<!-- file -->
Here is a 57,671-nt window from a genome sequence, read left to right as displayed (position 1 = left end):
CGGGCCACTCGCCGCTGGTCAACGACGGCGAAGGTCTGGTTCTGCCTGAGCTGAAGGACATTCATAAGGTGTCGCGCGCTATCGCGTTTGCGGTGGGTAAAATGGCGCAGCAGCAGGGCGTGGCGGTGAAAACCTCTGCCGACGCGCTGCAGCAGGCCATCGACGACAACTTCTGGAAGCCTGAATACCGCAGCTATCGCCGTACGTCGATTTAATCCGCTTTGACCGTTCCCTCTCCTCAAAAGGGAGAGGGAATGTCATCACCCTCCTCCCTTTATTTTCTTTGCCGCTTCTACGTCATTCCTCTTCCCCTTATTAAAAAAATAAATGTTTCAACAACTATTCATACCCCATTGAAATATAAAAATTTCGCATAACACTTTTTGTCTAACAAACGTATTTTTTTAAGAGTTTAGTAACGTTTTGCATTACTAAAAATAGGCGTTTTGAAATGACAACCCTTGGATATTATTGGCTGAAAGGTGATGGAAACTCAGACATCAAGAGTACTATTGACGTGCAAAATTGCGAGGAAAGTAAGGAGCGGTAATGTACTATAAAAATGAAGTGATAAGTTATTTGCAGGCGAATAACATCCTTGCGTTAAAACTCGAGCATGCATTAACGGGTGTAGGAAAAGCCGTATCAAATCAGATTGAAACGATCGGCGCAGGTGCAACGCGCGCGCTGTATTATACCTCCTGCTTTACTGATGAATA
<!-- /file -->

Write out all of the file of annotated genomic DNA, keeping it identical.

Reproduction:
Here is a 57,671-nt window from a genome sequence, read left to right as displayed (position 1 = left end):
CGGGCCACTCGCCGCTGGTCAACGACGGCGAAGGTCTGGTTCTGCCTGAGCTGAAGGACATTCATAAGGTGTCGCGCGCTATCGCGTTTGCGGTGGGTAAAATGGCGCAGCAGCAGGGCGTGGCGGTGAAAACCTCTGCCGACGCGCTGCAGCAGGCCATCGACGACAACTTCTGGAAGCCTGAATACCGCAGCTATCGCCGTACGTCGATTTAATCCGCTTTGACCGTTCCCTCTCCTCAAAAGGGAGAGGGAATGTCATCACCCTCCTCCCTTTATTTTCTTTGCCGCTTCTACGTCATTCCTCTTCCCCTTATTAAAAAAATAAATGTTTCAACAACTATTCATACCCCATTGAAATATAAAAATTTCGCATAACACTTTTTGTCTAACAAACGTATTTTTTTAAGAGTTTAGTAACGTTTTGCATTACTAAAAATAGGCGTTTTGAAATGACAACCCTTGGATATTATTGGCTGAAAGGTGATGGAAACTCAGACATCAAGAGTACTATTGACGTGCAAAATTGCGAGGAAAGTAAGGAGCGGTAATGTACTATAAAAATGAAGTGATAAGTTATTTGCAGGCGAATAACATCCTTGCGTTAAAACTCGAGCATGCATTAACGGGTGTAGGAAAAGCCGTATCAAATCAGATTGAAACGATCGGCGCAGGTGCAACGCGCGCGCTGTATTATACCTCCTGCTTTACTGATGAATA